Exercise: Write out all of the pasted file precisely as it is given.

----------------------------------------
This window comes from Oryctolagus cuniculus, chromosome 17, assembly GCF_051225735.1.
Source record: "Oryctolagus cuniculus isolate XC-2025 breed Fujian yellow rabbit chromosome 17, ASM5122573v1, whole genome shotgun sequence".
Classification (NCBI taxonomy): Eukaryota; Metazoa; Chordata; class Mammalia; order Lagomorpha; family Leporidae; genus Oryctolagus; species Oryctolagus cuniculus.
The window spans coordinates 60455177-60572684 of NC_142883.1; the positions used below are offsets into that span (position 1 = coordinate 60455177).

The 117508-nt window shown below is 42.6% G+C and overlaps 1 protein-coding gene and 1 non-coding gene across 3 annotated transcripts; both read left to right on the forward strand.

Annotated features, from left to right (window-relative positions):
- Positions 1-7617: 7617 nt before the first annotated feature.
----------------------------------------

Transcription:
This window comes from Oryctolagus cuniculus, chromosome 17, assembly GCF_051225735.1.
Source record: "Oryctolagus cuniculus isolate XC-2025 breed Fujian yellow rabbit chromosome 17, ASM5122573v1, whole genome shotgun sequence".
Classification (NCBI taxonomy): Eukaryota; Metazoa; Chordata; class Mammalia; order Lagomorpha; family Leporidae; genus Oryctolagus; species Oryctolagus cuniculus.
The window spans coordinates 60455177-60572684 of NC_142883.1; the positions used below are offsets into that span (position 1 = coordinate 60455177).

The 117508-nt window shown below is 42.6% G+C and overlaps 1 protein-coding gene and 1 non-coding gene across 3 annotated transcripts; both read left to right on the forward strand.

Annotated features, from left to right (window-relative positions):
- Positions 1-7617: 7617 nt before the first annotated feature.